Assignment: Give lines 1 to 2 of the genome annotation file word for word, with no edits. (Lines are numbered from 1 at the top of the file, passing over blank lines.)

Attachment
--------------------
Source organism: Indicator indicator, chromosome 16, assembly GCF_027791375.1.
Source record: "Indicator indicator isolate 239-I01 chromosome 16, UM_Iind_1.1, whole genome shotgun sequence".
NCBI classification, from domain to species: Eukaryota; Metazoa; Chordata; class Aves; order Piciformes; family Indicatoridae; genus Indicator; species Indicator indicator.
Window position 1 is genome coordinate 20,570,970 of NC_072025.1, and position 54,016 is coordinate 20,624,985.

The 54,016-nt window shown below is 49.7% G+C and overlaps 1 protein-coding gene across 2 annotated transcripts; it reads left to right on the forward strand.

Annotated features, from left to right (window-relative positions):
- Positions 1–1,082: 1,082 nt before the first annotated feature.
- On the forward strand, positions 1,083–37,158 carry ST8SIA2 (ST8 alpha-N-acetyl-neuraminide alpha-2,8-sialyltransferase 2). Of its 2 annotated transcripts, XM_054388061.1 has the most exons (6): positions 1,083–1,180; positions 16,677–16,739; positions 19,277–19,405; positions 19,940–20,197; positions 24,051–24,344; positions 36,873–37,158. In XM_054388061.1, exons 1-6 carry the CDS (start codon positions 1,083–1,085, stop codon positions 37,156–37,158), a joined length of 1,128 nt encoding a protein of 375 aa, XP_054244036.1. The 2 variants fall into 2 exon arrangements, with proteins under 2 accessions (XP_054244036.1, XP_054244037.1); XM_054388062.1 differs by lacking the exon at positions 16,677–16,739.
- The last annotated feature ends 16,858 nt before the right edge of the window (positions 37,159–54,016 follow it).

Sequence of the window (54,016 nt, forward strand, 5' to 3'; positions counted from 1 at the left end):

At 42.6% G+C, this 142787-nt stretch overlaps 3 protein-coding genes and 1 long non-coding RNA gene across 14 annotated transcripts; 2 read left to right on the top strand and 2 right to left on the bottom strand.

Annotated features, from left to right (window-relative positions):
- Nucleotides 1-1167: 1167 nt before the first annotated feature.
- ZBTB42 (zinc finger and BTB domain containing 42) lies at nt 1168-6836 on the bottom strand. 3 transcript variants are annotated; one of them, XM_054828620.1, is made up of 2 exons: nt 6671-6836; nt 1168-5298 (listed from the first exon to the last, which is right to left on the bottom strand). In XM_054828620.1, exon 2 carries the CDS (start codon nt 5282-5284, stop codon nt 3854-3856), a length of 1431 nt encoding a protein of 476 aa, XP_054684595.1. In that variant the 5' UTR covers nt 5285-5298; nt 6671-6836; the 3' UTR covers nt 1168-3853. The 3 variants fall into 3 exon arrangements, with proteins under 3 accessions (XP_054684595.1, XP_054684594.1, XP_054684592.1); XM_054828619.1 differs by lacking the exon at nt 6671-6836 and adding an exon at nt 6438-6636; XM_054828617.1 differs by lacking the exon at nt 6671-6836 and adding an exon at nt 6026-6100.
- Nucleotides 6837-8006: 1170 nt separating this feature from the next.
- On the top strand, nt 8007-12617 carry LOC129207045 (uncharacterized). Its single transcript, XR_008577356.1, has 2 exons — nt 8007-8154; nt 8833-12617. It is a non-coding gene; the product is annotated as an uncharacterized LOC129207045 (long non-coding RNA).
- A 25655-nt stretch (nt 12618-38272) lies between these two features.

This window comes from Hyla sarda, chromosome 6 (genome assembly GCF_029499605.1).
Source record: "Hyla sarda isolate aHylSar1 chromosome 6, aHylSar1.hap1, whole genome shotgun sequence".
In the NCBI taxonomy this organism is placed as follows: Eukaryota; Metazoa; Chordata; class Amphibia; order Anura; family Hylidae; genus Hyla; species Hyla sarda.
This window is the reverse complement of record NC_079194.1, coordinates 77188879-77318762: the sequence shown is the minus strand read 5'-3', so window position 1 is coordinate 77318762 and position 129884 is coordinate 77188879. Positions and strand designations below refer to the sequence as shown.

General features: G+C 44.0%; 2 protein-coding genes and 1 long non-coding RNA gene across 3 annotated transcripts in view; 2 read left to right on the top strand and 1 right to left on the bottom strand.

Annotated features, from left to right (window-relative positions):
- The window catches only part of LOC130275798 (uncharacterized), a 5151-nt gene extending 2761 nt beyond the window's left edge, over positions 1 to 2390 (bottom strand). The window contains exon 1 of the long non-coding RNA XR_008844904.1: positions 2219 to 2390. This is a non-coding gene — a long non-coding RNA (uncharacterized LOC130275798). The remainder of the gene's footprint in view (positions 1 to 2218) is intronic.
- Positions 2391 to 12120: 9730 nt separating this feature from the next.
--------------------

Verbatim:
Source organism: Indicator indicator, chromosome 16, assembly GCF_027791375.1.
Source record: "Indicator indicator isolate 239-I01 chromosome 16, UM_Iind_1.1, whole genome shotgun sequence".